“Don’t let the stick format fool you on this American classic butter,” says Windsor. Founded as the Vermont Butter & Cheese Company in 1984, Windsor says they’ve been “a champion of producing European-style butters in the United States.” He explains that “it’s been produced in many sizes and shapes over the years, but in the contemporary stick form it still holds true to its delicious roots with a deep buttery aroma, nice crunch of salty crystals and a tangy finish.”

Shop it!

5. Isigny Sainte-Mère, Beurre d’Isigny AOP

iGourmet

Windsor says it’s hard to go wrong with any Beurre de Baratte (French for “churned butter”), but he recommends looking for an Appellation d’Origine Protégée (AOP) seal to ensure you’re getting the real thing. “This seal guarantees that the butter was made in the region listed on the label to an exacting standard,” he explains. There are three regions for AOP butter in France—d’Isigny, Charante-Poitou, and de Bresse. “Isigny has been known for its high-quality butter since the 1500s, and the Isigny Beurre d’Isigny AOP is a perfect example of how rich and soft a butter can be,” he explains. 

According to their website, what makes their butter distinctive is “the vast ‘hedged garden’ that is the Baie des Veys emerged during the Tertiary Period when the waters of the Channel flooded inland, giving rise to an exceptional terroir… Our Isigny terroir.”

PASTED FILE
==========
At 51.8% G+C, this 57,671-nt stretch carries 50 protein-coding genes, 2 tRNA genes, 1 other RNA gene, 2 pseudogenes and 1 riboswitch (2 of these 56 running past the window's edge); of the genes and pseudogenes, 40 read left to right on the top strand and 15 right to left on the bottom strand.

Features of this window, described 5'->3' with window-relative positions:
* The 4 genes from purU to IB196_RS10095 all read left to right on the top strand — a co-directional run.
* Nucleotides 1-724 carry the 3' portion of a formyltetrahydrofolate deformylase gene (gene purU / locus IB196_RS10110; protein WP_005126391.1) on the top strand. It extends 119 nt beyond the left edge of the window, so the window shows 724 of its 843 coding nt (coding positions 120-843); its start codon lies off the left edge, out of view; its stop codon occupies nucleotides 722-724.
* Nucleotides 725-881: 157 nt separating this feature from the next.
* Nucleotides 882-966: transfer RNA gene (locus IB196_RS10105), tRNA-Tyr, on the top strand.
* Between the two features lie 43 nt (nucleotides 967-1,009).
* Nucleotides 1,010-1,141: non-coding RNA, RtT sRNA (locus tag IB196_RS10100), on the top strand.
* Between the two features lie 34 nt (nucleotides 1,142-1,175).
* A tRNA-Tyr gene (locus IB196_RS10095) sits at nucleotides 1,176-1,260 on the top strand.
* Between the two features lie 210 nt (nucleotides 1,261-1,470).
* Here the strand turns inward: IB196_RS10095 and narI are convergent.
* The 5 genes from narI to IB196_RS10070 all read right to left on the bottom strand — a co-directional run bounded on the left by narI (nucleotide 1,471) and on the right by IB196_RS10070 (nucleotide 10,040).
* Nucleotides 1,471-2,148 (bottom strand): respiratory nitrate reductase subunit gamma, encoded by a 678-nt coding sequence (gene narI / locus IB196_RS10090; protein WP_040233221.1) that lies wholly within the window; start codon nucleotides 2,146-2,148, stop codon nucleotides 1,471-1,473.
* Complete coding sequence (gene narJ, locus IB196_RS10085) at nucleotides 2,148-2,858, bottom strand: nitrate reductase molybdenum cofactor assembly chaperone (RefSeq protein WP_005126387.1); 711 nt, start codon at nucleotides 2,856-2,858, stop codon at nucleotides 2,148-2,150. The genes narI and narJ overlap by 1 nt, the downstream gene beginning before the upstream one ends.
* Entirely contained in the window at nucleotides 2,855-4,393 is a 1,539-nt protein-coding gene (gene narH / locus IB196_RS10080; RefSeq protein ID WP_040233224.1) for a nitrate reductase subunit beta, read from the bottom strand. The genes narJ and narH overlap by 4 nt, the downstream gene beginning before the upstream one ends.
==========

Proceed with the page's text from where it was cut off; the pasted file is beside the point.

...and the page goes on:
Related: The Viral French Butter That’s Taking Over TikTok

Shop it!

4. Cherry Valley Dairy Gray Salt Butter

Cherry Valley Dairy

This tasty butter comes from a dairy farm in Washington that’s been in operation since the 1940s. In 2005, the dairy was purchased by eco-preneur Gretchen Garth, “who envisioned a smaller operation with a focus on keeping a healthy, meadow-grazing herd, crafting traditional, natural dairy products and employing innovative, environmentally-friendly principles to manage the historic farmstead,” according to their website. Her vision was a success as it was the last small-batch, artisanal cultured butter to win a medal at the American Cheese Society Judging and Competition back in 2018.